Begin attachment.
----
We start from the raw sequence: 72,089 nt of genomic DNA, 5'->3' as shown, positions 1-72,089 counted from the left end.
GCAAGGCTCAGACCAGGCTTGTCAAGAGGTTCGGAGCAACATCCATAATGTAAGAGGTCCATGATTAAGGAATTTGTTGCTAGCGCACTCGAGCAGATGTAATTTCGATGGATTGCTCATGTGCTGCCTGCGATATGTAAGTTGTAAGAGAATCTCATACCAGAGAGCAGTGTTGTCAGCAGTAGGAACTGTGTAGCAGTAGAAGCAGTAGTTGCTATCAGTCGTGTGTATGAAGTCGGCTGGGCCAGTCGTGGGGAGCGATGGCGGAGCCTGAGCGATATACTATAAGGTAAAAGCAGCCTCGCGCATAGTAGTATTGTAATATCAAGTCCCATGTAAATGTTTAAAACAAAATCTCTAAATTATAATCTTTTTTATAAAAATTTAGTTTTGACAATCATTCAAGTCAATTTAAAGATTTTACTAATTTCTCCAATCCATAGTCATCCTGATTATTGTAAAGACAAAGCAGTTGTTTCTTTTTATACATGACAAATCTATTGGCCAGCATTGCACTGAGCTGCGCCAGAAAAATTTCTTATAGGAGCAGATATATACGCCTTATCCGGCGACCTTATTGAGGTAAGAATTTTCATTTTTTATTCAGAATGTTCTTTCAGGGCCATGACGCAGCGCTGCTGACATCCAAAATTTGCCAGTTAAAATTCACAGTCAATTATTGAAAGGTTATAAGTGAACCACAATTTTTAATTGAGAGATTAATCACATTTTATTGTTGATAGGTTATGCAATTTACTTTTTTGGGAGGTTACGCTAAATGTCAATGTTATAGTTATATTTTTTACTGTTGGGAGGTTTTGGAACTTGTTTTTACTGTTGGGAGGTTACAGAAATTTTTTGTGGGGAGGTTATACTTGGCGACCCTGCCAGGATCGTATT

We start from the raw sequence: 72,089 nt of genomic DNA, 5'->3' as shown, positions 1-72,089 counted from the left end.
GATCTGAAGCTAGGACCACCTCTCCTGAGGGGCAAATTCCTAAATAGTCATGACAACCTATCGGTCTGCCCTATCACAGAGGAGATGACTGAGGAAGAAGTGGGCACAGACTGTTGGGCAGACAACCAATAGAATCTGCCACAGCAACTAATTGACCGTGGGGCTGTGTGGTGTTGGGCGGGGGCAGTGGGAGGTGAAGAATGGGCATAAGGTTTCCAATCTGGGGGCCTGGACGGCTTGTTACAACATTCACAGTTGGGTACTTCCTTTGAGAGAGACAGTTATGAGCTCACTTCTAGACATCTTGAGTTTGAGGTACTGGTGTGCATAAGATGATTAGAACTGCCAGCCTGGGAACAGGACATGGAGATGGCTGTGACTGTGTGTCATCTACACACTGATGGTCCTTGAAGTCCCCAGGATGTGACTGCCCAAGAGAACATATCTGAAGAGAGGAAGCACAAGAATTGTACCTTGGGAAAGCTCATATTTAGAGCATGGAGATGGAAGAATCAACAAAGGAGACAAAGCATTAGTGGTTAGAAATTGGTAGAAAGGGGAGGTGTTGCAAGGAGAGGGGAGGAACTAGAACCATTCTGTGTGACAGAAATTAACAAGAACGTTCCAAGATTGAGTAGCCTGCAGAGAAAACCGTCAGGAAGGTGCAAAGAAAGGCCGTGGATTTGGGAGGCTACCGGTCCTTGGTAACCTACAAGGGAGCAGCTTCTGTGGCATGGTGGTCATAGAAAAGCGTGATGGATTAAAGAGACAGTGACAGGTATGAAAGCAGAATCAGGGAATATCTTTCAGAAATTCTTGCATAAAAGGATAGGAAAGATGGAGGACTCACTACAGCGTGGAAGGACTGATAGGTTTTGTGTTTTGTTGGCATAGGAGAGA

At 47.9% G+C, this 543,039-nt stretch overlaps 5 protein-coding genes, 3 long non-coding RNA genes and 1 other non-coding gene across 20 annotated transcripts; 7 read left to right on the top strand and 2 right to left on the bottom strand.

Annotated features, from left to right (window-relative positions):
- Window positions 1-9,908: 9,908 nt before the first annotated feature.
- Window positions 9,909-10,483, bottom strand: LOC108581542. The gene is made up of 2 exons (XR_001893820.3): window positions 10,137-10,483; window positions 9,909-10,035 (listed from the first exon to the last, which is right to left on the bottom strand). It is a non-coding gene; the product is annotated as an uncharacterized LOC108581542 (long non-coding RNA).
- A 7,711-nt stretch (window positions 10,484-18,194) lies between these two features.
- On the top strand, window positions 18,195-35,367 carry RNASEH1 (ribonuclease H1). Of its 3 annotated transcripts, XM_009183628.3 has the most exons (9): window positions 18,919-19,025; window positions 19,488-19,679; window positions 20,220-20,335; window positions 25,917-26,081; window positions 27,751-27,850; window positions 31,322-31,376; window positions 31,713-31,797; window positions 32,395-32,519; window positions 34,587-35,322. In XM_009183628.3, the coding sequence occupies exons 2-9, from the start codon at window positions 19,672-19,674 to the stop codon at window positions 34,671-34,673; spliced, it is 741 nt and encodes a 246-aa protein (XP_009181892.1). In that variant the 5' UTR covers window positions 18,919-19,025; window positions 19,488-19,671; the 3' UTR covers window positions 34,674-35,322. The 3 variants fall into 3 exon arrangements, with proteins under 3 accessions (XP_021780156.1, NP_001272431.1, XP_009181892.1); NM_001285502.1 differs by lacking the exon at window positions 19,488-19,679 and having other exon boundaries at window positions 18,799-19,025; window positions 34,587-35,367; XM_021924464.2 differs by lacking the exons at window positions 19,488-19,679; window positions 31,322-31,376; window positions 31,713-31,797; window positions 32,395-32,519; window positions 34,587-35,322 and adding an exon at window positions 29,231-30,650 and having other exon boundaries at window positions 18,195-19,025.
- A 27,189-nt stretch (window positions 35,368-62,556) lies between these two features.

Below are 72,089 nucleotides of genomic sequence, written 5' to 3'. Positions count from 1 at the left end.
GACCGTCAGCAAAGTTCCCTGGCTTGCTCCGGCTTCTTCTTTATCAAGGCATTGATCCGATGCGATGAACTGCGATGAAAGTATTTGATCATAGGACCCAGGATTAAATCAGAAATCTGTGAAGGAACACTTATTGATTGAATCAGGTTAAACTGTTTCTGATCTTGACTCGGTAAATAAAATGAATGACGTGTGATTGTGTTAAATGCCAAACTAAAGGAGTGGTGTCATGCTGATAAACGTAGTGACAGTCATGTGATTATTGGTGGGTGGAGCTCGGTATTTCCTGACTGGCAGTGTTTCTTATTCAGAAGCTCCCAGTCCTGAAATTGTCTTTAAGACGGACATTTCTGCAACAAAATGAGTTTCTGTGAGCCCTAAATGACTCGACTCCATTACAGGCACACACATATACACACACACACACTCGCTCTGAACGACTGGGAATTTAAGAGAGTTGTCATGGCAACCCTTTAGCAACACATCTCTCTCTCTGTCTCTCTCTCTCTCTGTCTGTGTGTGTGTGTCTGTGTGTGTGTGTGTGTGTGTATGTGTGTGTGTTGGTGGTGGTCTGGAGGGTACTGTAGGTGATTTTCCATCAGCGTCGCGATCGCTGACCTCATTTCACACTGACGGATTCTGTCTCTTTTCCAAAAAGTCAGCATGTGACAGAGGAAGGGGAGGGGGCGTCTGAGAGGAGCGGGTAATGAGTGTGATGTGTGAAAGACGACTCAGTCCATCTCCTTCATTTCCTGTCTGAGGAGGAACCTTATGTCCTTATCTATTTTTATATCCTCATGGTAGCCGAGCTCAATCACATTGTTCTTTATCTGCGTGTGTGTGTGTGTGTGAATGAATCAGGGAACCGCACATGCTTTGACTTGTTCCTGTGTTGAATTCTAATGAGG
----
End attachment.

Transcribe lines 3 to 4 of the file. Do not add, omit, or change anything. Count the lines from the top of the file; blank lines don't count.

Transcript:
We start from the raw sequence: 72,089 nt of genomic DNA, 5'->3' as shown, positions 1-72,089 counted from the left end.
GATCTGAAGCTAGGACCACCTCTCCTGAGGGGCAAATTCCTAAATAGTCATGACAACCTATCGGTCTGCCCTATCACAGAGGAGATGACTGAGGAAGAAGTGGGCACAGACTGTTGGGCAGACAACCAATAGAATCTGCCACAGCAACTAATTGACCGTGGGGCTGTGTGGTGTTGGGCGGGGGCAGTGGGAGGTGAAGAATGGGCATAAGGTTTCCAATCTGGGGGCCTGGACGGCTTGTTACAACATTCACAGTTGGGTACTTCCTTTGAGAGAGACAGTTATGAGCTCACTTCTAGACATCTTGAGTTTGAGGTACTGGTGTGCATAAGATGATTAGAACTGCCAGCCTGGGAACAGGACATGGAGATGGCTGTGACTGTGTGTCATCTACACACTGATGGTCCTTGAAGTCCCCAGGATGTGACTGCCCAAGAGAACATATCTGAAGAGAGGAAGCACAAGAATTGTACCTTGGGAAAGCTCATATTTAGAGCATGGAGATGGAAGAATCAACAAAGGAGACAAAGCATTAGTGGTTAGAAATTGGTAGAAAGGGGAGGTGTTGCAAGGAGAGGGGAGGAACTAGAACCATTCTGTGTGACAGAAATTAACAAGAACGTTCCAAGATTGAGTAGCCTGCAGAGAAAACCGTCAGGAAGGTGCAAAGAAAGGCCGTGGATTTGGGAGGCTACCGGTCCTTGGTAACCTACAAGGGAGCAGCTTCTGTGGCATGGTGGTCATAGAAAAGCGTGATGGATTAAAGAGACAGTGACAGGTATGAAAGCAGAATCAGGGAATATCTTTCAGAAATTCTTGCATAAAAGGATAGGAAAGATGGAGGACTCACTACAGCGTGGAAGGACTGATAGGTTTTGTGTTTTGTTGGCATAGGAGAGA